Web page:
Technical skills are important but only uptil the point where an Analyst knows the schema, if there’s one, understands the overall architecture of the solution, etc. The moment an analyst starts to guide the developers or even the business into details of algorithms, the downfall begins.

  5. Well written points in your blog.

    It is hard to find a blend of “enough” technical knowledge with just the right amount of analytical problem solving. I agree that more technical knowledge can lead one down the dangerous path of providing design rather than requirements. It can also lead a BA to making assumptions of the subject matter that could also backfire.
    Take a look at a recent blog post on our site which discusses the fine line between SME and BA.

    http://requirements.seilevel.com/blog/2008/03/ba-as-sme.html

  6. Thanks for the comment and the link, Lisa. I find myself struggling at times even in my current projects to find the appropriate balance – to make sure that I’m eliciting and not authoring the requirements.

    By the way, the Seilevel blog and message board are a few of my favorite reads.

  7. Interesting article (just found it through a tweet from Kavitha Poovaiah).
    I found the reference to domain expert a little confusing. To my mind this should refer to the BUSINESS domain, not the technical domain. I think technical knowledge can be useful (I come from a development background) but I tend to put this to one side at all times to avoid confusing/impacting the solution exploration.

    To me, the more useful differentiation is between an analyst who focuses on a particular business domain as opposed to one can apply themselves to any domain. As a freelancer, I would put myself in the latter category but I see there is greater value in becoming more specialised.

    In this case you can sit on 'both sides of the fence' by understanding the business requirements but also pointing out pitfalls and opportunities through your domain knowledge.
    This article descibes the various breeds of business analyst – http://businessanalystmentor.com/2009/03/17/trend

    1. Thanks for the comment, Alex.

      Honestly, I am still fleshing out how "I" want to define the various "domains" of BA knowledge/skill – which may be non-standard anyway, so you're right I'm not sure that my usage of "domain expert" in this context is the best.

      I think I'm pretty close to getting my stuff together, though, and if I can get some time this evening after the kids are down & before I crash, I'll try to post my thoughts.

      Re: the differentiation "between between an analyst who focuses on a particular business domain as opposed to one can apply themselves to any domain" in career terms – I think that's part of where David wants to take the conversation. I'd certainly be interested in hearing everyone's thoughts on that as well.

      Maybe a topic for a round of posts on our respective blogs?

  8. A very good article indeed. It definitely puts to light the confusion that not only BA's like me sometimes get hung up on but most especially the companies that employ them. Just like a number of BA's I know, I started as an applications support analyst and progressed somewhat naturally into the role of a BA after a number of years. It was somehow a natural progression as I gained more experience on the systems I was responsible for and the business processes that those systems in turn support. In my experience, the emphasis was more on the technical knowledge and expertise and less on the BA skills, tools and processes, so in this case, I guess I was a specialist. As I got involved in process improvement projects with different systems being implemented, the focus changed from technical know-how to more of business process knowledge which I guess turned me into more of a generalist.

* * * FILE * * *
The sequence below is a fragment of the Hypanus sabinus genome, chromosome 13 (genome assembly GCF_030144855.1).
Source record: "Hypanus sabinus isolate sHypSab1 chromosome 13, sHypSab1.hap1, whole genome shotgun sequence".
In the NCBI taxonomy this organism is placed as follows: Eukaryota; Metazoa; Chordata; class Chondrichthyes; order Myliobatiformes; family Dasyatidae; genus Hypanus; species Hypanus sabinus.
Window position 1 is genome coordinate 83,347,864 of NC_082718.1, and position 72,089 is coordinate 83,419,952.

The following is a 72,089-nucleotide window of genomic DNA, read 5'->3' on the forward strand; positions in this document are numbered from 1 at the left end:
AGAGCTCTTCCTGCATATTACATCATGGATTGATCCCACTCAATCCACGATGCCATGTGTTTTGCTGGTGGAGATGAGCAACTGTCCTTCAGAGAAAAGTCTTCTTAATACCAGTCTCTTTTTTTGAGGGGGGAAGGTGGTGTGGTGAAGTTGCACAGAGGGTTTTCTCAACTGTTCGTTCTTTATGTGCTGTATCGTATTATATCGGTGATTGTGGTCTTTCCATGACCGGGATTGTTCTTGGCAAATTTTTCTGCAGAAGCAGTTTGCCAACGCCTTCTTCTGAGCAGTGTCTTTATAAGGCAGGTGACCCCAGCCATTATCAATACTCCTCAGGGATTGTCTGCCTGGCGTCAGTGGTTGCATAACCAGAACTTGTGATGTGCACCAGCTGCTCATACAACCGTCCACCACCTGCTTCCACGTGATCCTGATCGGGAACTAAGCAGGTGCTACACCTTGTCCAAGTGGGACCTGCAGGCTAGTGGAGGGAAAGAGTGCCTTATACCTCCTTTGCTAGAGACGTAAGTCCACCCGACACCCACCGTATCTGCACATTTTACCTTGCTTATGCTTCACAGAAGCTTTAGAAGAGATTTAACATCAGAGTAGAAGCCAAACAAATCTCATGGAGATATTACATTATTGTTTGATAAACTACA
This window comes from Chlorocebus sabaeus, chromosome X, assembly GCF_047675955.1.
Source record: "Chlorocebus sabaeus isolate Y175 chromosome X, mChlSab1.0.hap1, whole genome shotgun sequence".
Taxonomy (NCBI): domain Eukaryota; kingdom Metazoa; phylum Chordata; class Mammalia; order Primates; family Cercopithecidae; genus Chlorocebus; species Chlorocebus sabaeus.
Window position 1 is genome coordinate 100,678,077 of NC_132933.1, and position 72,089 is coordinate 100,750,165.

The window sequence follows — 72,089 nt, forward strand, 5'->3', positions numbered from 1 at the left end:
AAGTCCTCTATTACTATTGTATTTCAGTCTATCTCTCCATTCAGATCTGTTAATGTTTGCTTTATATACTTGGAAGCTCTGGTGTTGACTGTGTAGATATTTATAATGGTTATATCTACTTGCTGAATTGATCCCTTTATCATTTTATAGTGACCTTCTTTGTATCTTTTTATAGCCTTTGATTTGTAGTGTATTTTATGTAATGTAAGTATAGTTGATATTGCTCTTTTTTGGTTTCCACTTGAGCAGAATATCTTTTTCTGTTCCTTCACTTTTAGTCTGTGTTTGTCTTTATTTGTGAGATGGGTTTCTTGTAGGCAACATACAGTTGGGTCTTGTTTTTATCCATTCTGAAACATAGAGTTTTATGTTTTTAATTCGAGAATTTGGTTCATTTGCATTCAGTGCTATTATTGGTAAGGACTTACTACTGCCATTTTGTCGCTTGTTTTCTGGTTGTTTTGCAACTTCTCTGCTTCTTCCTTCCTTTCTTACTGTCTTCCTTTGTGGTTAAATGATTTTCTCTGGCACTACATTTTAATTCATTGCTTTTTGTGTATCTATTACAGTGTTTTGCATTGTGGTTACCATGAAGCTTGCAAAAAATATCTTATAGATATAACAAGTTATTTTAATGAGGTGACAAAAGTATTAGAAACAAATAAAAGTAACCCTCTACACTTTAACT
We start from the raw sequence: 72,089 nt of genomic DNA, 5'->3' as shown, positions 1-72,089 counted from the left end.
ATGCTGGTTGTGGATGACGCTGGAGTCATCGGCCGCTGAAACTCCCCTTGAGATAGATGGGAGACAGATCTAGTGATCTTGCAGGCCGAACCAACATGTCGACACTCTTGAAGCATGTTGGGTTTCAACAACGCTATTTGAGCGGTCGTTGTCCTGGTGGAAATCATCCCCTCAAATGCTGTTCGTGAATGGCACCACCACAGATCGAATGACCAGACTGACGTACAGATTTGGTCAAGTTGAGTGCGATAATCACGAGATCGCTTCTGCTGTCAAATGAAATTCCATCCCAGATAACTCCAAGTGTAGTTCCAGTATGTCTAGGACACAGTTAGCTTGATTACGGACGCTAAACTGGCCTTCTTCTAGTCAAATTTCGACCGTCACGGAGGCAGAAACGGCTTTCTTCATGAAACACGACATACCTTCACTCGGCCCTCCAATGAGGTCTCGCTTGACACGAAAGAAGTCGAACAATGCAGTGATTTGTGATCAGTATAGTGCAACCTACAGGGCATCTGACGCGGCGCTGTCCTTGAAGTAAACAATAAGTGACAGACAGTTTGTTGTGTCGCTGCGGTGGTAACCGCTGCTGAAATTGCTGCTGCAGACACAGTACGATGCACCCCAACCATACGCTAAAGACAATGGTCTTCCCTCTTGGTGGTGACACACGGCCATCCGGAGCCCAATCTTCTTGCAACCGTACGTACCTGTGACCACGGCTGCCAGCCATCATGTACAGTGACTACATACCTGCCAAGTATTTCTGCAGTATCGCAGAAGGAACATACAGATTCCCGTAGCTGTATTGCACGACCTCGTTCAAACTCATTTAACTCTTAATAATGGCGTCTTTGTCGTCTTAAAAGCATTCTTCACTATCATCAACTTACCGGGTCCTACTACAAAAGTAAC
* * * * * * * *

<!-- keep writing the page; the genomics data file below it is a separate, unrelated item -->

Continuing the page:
I think BA's should be more of a generalist as it will allow them to focus more on the business domain and not 'jump the gun' by already having pre-conceived ideas about the system or solution impeding the BA process to go through its steps. Of course, having the technical experience or background is an advantage as it enables the BA to communicate with the technical domain experts in the later stages of a project. However, I don't think that BA's should be expected to be systems experts themselves as well. Unfortunately (or fortunately), however, it seems as though this is becoming more prevalent. I had a look at a few job sites to check out available BA positions and I was a little surprised by some of them requiring more technical and systems expertise than I expected. I guess the current financial situation is to blame as companies consolidate roles especially in departments usually considered as cost centers like IT.

  9. Great article!

    On the job market, it seems demand leans towards Business Analysts with industry expertise/Subject matter experts.

    However in my experience and having had a similar background to Jonathan at a large technology consultancy firm, it is my opinion that having technical know-how and Business Analsis skills make the best BA's.

    What I mean by this is the BA needs to understand quikcly WHAT needs to be done – to have great soft skills to be a representative of users, to champion their needs while following a relevant process to deal with these needs AND understand the HOW this can come about with technology.

    Let's face it, many almost all projects are technology projects, or have a large technology aspect to them. I have worked with BA's that came from the user community originally and although they are excellent, often there needs that extra level of understanding to gain credibility from IT also and when it comes to solution design.

    So my blueprint for an ideal Business Analyst is a generalist, who has the technology understanding and knowledge of best practice, particularly at an enterprise level. Like those who have come from technology consultancies etc.

    I, as one of these people, beleive that most business problems are identical: whatever systems are involved, whether it is integration or consolidation or whatever of systems it is almost always the same issues, of cost of hardware purchase and maintanance and data.

    However as I said at the top of my comment, the market prefers BAs as SME's in that particular strain of that particular field, rather than any BA or technical ability or qualifications.

    I have a feeling this is somewhat different in the United States and would like to hear about BA experiences there.

    My recent post Business Analyst Book List